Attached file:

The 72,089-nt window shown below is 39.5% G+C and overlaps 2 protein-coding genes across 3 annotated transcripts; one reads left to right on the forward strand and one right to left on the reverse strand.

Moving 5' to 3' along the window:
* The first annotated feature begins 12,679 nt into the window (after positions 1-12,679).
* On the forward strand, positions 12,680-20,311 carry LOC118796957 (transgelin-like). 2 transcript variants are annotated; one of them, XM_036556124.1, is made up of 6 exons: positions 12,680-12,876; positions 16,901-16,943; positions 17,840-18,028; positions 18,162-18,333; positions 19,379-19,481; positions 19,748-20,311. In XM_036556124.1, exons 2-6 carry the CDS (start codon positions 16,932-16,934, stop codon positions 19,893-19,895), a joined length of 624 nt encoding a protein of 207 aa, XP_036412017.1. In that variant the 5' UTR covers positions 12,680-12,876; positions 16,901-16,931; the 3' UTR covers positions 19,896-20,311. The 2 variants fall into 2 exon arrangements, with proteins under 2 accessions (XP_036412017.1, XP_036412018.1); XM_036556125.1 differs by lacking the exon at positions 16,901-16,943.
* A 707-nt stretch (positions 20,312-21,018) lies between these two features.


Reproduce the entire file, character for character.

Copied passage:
The 72,089-nt window shown below is 39.5% G+C and overlaps 2 protein-coding genes across 3 annotated transcripts; one reads left to right on the forward strand and one right to left on the reverse strand.

Moving 5' to 3' along the window:
* The first annotated feature begins 12,679 nt into the window (after positions 1-12,679).
* On the forward strand, positions 12,680-20,311 carry LOC118796957 (transgelin-like). 2 transcript variants are annotated; one of them, XM_036556124.1, is made up of 6 exons: positions 12,680-12,876; positions 16,901-16,943; positions 17,840-18,028; positions 18,162-18,333; positions 19,379-19,481; positions 19,748-20,311. In XM_036556124.1, exons 2-6 carry the CDS (start codon positions 16,932-16,934, stop codon positions 19,893-19,895), a joined length of 624 nt encoding a protein of 207 aa, XP_036412017.1. In that variant the 5' UTR covers positions 12,680-12,876; positions 16,901-16,931; the 3' UTR covers positions 19,896-20,311. The 2 variants fall into 2 exon arrangements, with proteins under 2 accessions (XP_036412017.1, XP_036412018.1); XM_036556125.1 differs by lacking the exon at positions 16,901-16,943.
* A 707-nt stretch (positions 20,312-21,018) lies between these two features.